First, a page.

With the cabinet members back in town, it should not be too difficult to attract the civil-service heads of the various departments by offering as part of their remuneration not so much an apartment as the location of an apartment appropriate to their rank — that is, not in, but in the immediate neighbourhood of, their office buildings. The same can be done with the bulk of the lower ranks of officialdom by setting aside the appropriate accommodation for them in the rest of the old city. And the process would, of course, not
stop there. For an elegant capital city populated by a large proportion of civil servants would soon induce many others connected with servicing a city — bankers, business executives, restaurant owners, actors, teachers, waiters — to follow their example once the administrative elite has shown that a residence close to your working place is not a degradation but the hallmark of a chic style of life. Besides, relocation in
the centre would of course also offer the enormous energy and cost-saving advantages of pedestrianism which, in themselves, should be equivalent to a 30 per cent rise in income without costing the government a penny in higher wages.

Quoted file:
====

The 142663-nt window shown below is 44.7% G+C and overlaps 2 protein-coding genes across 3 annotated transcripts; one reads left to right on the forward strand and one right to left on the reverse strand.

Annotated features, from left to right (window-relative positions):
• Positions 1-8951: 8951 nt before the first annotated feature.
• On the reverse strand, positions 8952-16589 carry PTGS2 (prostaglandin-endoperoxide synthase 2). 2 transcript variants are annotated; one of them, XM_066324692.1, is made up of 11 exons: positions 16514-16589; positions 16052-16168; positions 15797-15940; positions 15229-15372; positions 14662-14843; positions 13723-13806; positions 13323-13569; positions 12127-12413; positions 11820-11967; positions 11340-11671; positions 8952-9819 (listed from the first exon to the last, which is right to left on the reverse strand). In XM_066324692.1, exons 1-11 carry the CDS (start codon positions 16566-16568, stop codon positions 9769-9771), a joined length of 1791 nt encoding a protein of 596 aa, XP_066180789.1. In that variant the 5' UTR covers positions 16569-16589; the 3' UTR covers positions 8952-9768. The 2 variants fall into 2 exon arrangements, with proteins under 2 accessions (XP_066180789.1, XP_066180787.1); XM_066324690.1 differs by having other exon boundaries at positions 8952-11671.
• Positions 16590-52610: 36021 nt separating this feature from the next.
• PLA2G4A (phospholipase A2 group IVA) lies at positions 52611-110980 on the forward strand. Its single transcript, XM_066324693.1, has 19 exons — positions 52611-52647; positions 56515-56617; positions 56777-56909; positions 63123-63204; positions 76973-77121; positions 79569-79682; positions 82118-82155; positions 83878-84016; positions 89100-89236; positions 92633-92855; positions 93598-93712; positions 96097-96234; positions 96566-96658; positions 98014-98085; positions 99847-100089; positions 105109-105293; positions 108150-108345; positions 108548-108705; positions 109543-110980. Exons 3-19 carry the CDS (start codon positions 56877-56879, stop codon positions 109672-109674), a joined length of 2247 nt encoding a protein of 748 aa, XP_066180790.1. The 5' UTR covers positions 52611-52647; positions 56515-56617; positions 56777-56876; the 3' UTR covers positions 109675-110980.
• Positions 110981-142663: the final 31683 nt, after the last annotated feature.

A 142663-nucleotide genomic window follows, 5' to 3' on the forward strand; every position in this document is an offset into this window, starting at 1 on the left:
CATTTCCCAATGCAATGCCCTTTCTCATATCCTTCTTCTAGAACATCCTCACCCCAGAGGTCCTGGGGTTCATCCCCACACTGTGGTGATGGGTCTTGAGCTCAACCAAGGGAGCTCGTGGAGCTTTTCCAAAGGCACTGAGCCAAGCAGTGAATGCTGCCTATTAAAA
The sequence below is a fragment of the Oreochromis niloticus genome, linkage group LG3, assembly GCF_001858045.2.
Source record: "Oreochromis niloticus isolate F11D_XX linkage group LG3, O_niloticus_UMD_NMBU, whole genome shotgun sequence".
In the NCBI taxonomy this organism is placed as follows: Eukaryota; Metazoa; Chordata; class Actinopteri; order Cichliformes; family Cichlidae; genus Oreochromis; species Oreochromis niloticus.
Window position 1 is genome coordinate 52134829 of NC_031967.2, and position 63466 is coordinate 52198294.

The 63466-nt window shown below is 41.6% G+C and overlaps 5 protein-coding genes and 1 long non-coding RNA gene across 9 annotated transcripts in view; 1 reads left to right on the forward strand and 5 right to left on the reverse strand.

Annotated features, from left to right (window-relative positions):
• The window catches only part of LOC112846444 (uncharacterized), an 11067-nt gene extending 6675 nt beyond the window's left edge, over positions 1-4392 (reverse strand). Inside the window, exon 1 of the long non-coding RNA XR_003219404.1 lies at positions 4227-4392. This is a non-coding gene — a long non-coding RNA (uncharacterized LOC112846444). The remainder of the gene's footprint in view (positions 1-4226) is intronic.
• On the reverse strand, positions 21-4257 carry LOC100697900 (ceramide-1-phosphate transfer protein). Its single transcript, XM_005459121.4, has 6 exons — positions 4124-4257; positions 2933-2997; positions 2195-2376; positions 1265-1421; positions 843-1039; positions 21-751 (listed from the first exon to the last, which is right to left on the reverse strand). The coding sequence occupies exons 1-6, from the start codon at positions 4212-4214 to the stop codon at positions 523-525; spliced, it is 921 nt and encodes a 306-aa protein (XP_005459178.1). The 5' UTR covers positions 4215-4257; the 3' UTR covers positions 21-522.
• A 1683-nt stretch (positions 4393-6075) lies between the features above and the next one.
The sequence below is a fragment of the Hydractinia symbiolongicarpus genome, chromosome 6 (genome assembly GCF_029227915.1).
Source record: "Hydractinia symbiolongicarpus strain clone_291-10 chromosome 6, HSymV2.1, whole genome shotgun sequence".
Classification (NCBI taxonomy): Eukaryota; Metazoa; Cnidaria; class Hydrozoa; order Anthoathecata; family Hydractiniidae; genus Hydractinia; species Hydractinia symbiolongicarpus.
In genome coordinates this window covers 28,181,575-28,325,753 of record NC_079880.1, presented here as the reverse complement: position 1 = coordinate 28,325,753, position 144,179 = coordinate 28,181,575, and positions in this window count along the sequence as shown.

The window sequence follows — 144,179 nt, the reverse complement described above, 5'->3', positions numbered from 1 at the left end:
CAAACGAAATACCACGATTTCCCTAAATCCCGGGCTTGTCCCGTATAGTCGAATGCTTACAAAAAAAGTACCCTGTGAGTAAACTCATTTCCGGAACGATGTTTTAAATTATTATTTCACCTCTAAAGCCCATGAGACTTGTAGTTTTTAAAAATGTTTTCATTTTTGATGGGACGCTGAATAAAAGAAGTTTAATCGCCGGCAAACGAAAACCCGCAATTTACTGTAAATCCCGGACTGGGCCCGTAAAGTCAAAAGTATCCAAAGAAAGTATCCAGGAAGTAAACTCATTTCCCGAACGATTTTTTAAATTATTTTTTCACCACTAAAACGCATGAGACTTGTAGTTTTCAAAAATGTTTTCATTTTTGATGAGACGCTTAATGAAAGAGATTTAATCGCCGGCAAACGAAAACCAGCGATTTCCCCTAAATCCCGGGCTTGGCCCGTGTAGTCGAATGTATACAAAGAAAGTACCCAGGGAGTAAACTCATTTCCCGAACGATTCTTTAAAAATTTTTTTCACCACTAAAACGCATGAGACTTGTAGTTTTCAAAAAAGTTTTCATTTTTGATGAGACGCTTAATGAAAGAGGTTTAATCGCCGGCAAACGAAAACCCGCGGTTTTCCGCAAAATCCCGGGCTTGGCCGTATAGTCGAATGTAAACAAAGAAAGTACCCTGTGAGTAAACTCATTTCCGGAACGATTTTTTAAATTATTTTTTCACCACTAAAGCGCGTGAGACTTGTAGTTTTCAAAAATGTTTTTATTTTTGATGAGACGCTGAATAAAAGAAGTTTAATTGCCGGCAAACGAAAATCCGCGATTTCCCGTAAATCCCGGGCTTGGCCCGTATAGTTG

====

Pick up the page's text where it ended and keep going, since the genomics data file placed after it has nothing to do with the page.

However, resettling the commuters in old San Juan is only half the job. In order to reduce the pressure on roads, the process must be duplicated also in the other regions of the metropolitan area. But there, the problem must be tackled from the opposite end. What is needed in the old city centre of San Juan for transforming commuters into residents is residences. What is needed in the other districts of the metropolis — Santurce, Ocean Park, Puerto Nuevo, Isla Verde, Country Club, Villa Fontana — is the
sophistication of city life. This means the building up of closely packed urban nuclei composed of theatres, cafés, plazas, churches, inns, town halls in the midst of their already abundant residential areas, and their functional integration with working places to be located not in motorized but in pedestrian distances. Otherwise, their residents will stick to their commuting way of life in order to enrich their existence with the variety all of us desire.

And this is where the administrative task of rearranging the metropolis turns into an aesthetic problem. For it is not sufficient to have the nuclear urban structures functionally arranged on a narrow pedestrian scale; the arrangement must also appeal to the senses.